|Leah Vincent - Photo credit: Zeek|
Her article is an attempt to explain the mindset of a former ultra Orthodox Jew who went OTD (‘Off the Derech’ – meaning no longer observant). This is the world where Ms. Vincent comes from. As did Deb Tambor - another former ultra Orthodox Jew who went OTD and later committed suicide after a bitter but losing custody battle for her children.
Ms. Vincent references the organization Footsteps which claims that as many as 80% of their clients who became OTD have either committed, attempted, or at least contemplated suicide. She includes herself among those and even though she is very accomplished and has a happy family life, her thoughts often go to that dark place.
The reason for this kind of mindset is because of something ingrained in them from childhood and reinforced throughout her education. That anyone who goes OTD will lead a miserable life because of the yearning of their inner soul to return to observance. So that even if they make a successful transition from being Ultra Orthodox to being secular there remains within them the ‘prophecy’ of their indoctrinated youth which tells them their lives will be miserable. That is reinforced by the rejection of them by their former community and even their own families. Here is how she puts it:
We leave, and even when we reject Sabbath, ignore rabbis and forget prayers, this prophesy of inevitable devastation continues to haunt many of us. Rituals can be left behind in the old world, but as many of us move away from faith, we can see with our own eyes that this prophesy is often true. Empirically. The leavers of ultra-Orthodoxy are, in fact, frequently broken. Of course it is not the cheeseburgers and the Spinoza and the sex that break us. It is the religious community harpooning our tender bodies as we struggle out of the shell of our protective upbringing, leaving us pierced and deformed as we attempt to navigate forward. What a powerfully clairvoyant prophecy this is, painstakingly fulfilled by the very people who predict it.
What troubles me about all this is that many of the desires of those who leave Ultra Orthodoxy can be fulfilled without going OTD. It is available in Modern Orthodoxy. A world that is rarely if ever chosen by those who feel stifled by their ultra Orthodox lifestyles.
The Ultra Orthodox world that Ms. Tambor came from is the world of Skvere Chasidm . But it isn’t only Skvere. There are many other Chasidic groups (e.g. Satmar) that have exactly the same attitude. And increasingly this is becoming true in some of the non Chasidic Yeshiva world as is the case with Ms. Vincent.
Ultra Orthodox groups like these reject modernity in all its aspects. The only concession they make to the outside ‘modern’ culture is to the extent that it impacts their survival. In order to survive financially they have to somehow do business with the outside world. They otherwise do everything in their power to separate themselves from it.
In the case of Skvere or Satmar for example - they learn English as a second language, they dress radically different than modern society does. The men have long beards and Peyos. They forbid college. And the secular education in their elementary schools and high schools is at best very minimal. Their loyalties are to their Chasidic Rebbe who they see as their conduit to God. The Ultra Orthodox Yeshiva world seems to be going in a similar direction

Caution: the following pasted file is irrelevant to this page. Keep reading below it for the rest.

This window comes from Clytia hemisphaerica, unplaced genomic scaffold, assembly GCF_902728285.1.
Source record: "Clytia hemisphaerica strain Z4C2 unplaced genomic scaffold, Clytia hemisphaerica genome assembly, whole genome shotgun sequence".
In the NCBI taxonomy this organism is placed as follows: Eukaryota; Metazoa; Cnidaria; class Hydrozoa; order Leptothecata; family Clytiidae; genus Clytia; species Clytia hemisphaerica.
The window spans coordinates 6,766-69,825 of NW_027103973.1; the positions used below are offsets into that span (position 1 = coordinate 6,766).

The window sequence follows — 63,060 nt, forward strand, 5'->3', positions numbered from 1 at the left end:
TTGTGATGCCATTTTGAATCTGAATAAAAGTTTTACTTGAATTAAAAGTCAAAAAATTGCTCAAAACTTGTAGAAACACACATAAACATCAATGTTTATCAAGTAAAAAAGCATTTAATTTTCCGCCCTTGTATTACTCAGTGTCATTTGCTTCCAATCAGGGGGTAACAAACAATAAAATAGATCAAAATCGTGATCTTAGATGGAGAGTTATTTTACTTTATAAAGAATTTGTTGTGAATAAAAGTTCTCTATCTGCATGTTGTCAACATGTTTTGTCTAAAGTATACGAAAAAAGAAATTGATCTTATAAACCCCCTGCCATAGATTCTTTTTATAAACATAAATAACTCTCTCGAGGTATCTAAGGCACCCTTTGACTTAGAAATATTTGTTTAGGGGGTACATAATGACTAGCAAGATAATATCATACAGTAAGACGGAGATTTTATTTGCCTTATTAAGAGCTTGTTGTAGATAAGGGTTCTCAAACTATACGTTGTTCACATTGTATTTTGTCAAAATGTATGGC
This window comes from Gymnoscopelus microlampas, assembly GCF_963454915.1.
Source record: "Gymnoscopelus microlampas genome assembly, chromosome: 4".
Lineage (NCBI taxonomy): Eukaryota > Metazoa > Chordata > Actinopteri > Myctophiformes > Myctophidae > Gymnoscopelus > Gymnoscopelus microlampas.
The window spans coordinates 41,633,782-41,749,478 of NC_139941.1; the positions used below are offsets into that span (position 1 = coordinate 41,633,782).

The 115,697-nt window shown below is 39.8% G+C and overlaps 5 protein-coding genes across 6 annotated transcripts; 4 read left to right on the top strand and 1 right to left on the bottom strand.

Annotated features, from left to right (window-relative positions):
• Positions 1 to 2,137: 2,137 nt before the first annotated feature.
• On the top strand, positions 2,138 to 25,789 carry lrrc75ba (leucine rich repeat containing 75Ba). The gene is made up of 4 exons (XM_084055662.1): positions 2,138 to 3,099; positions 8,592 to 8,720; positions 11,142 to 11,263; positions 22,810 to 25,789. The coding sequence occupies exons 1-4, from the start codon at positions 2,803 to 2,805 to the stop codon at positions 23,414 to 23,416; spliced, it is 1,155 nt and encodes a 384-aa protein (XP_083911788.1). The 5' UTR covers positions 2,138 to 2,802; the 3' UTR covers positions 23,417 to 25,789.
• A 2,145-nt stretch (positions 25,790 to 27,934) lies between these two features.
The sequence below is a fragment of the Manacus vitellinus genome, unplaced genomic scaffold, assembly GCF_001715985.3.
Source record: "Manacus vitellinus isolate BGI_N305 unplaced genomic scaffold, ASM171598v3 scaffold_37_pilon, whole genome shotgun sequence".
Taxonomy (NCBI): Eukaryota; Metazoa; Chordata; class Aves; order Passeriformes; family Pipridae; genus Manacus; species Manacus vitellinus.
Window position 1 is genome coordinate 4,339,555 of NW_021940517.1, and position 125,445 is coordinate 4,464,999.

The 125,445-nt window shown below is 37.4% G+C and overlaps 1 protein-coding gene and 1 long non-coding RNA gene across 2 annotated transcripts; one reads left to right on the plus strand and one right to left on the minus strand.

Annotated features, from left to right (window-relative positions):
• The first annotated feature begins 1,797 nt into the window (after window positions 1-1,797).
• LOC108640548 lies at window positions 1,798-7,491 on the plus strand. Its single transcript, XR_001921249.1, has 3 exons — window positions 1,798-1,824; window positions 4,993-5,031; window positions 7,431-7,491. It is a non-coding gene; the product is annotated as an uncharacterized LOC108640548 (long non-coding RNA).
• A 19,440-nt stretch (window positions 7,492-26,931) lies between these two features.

This lifestyle seems to work for the vast majority of them. I am not going to get into the downside of this lifestyle. That is beyond the scope of this post. Suffice it to say that there is a downside which I have discussed in the past.
Most of the things Ms. Vincent has accomplished in the secular world could have been accomplished in the Modern Orthodox world. Graduate degrees from Harvard (which she has earned) are not Assur. Many religious Jews who have been observant all of their lives have graduate degrees from Harvard. Living a modern life is not a sin. One can be modern and Orthodox.
Of course one cannot be completely secular in the sense of violating Shabbos and Kashrus. But I am convinced that many if not all former Ultras who have gone OTD may not have if they had chosen to transition form being Ultras to being Modern Orthodox. But rarely is this the case. That’s because Modern Orthodoxy is closed to them. The culture in which they were raised is nearly as rejecting of Modern Orthodoxy as it is of secular non observant lifestyle.
But it is even more than that. Having been raised in a culture that rejects modernity to the extent they do and having been raised to be as different as possible from societal norms, they would not feel comfortable in a Modern Orthodox environment. They would feel completely out of their element. They feel much more comfortable in the world of OTD former Ultras.
The same, I suspect would true in reverse. The MO community would feel uncomfortable with them in it – seeing them as misfits. Not because of any real prejudice. But because of the stark lifestyle differences they live.
I believe that it is incumbent upon all of us to reach out to this group and show them that they can have it all… an observant lifestyle with many of the benefits of secular culture. This is after all the philosophy of Modern Orthodoxy. We embrace that part of secular culture which is not prohibited by the Torah. And in many cases, that enhances our observance.
This will not necessarily appeal to all former Ultra OTDs. There are some for example whose issues go beyond leaving their former stifling lifestyle and have issues of faith. For them Modern Orthodoxy may not be as helpful.